“I stand by my advice. It was an advice and I stand by it,” the senator said in an interview with reporters.
Lawyer Abelardo de Jesus who already filed a complaint before the said committee chaired by Majority Leader Sotto as early as August over de Lima’s alleged drug links, yesterday filed another supplemental complaint-affidavit, this time based on the issue concerning “disobedience to summons.”
The matter concerns Dayan’s claims that he was allegedly willing to attend to attend the lower house inquiry but was told by de Lima not to honor the said order and hide.
“That’s the handiwork of Speaker (Pantaleon) Alvarez as dictated by (President) Digong (Duterte). They will just feast on him and the two of us if he appears in that hearing,” de Lima’s text message supposedly read.
Sotto dropped hints on the de Jesus’ second complaint prospering this time as it involves an offense committed when de Lima is already a senator.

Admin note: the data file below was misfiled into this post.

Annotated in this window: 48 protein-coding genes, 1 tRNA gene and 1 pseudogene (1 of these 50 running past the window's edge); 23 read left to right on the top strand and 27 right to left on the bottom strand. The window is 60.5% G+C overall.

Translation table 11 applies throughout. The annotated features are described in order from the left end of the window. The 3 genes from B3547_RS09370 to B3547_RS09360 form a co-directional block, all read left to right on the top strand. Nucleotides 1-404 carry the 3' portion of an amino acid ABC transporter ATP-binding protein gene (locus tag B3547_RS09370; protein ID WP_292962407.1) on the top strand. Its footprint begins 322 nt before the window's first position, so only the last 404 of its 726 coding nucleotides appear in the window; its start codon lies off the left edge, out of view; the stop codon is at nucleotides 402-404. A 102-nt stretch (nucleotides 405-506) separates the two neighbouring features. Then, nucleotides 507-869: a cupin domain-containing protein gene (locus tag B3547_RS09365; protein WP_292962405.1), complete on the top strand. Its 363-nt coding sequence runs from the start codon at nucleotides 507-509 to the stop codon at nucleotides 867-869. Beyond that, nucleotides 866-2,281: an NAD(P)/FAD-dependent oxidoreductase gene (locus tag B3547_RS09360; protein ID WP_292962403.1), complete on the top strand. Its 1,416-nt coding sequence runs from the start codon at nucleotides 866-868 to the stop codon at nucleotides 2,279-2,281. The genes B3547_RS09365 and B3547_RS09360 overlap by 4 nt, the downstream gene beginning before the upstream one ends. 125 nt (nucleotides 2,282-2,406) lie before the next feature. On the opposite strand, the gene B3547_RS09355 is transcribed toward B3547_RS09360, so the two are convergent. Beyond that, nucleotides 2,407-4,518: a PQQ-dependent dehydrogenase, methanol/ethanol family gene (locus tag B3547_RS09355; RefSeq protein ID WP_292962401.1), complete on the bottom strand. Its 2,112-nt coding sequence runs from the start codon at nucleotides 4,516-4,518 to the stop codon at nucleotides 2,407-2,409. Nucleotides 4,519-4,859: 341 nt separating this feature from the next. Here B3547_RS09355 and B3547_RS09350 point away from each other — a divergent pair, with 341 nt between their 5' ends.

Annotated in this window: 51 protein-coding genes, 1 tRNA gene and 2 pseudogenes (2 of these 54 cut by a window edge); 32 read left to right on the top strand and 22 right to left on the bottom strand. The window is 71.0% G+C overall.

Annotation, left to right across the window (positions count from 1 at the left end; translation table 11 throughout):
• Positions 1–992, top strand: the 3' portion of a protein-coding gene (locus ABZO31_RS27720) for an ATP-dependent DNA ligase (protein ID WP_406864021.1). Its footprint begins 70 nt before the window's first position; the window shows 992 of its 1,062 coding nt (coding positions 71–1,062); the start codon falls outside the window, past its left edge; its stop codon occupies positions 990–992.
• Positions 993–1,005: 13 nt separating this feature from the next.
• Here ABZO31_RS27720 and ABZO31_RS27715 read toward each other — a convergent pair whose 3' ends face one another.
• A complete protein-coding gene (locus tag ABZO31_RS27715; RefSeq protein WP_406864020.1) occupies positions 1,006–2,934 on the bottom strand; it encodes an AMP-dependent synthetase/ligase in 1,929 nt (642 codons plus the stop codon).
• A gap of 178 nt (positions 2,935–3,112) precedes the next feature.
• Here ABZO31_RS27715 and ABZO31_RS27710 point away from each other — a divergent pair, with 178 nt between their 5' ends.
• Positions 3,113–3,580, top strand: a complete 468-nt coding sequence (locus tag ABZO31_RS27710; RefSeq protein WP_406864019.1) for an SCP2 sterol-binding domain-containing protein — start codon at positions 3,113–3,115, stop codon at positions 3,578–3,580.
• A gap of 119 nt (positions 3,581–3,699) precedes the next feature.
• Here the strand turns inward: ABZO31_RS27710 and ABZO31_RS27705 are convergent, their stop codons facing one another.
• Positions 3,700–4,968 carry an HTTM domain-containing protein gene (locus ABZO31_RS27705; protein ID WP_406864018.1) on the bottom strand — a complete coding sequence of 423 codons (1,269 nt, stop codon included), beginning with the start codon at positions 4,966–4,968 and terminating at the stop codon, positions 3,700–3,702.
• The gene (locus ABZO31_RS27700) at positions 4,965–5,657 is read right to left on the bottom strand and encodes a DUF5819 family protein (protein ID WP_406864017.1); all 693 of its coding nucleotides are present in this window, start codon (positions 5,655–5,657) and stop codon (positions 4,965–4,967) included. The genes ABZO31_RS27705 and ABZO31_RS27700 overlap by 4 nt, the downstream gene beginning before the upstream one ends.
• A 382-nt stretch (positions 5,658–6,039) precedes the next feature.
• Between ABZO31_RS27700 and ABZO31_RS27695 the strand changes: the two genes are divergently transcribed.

Since de Jesus has a pending case, Sotto said they could take up his second complaint alongside with the disposition of the first case which is currently under deliberation on whether or not the ethics committee has jurisdiction in taking up the issue.
“This time it involves Article 150 of the Revised Penal Code, which is disobedience to summons. (It pertains to cases like) for example, restraining a person or another from attending the summons of the national assembly which is the Congress (of the lower house). I just received it today and I just sent it to the other members of the committee today,” Sotto said.
Whether members of the lower house will file a separate complaint, it will not add to the “weight” of the case since the issue at hand is the same, he said.
In his initial complaint, de Jesus charged De Lima with betrayal of public trust, gross misconduct, serious misrepresentation and grievous negligence.
He also accused de Lima of allegedly “collecting money through her driver (Dayan) from the narco-inmates at the National Penitentiary to finance her Senate electoral campaign.”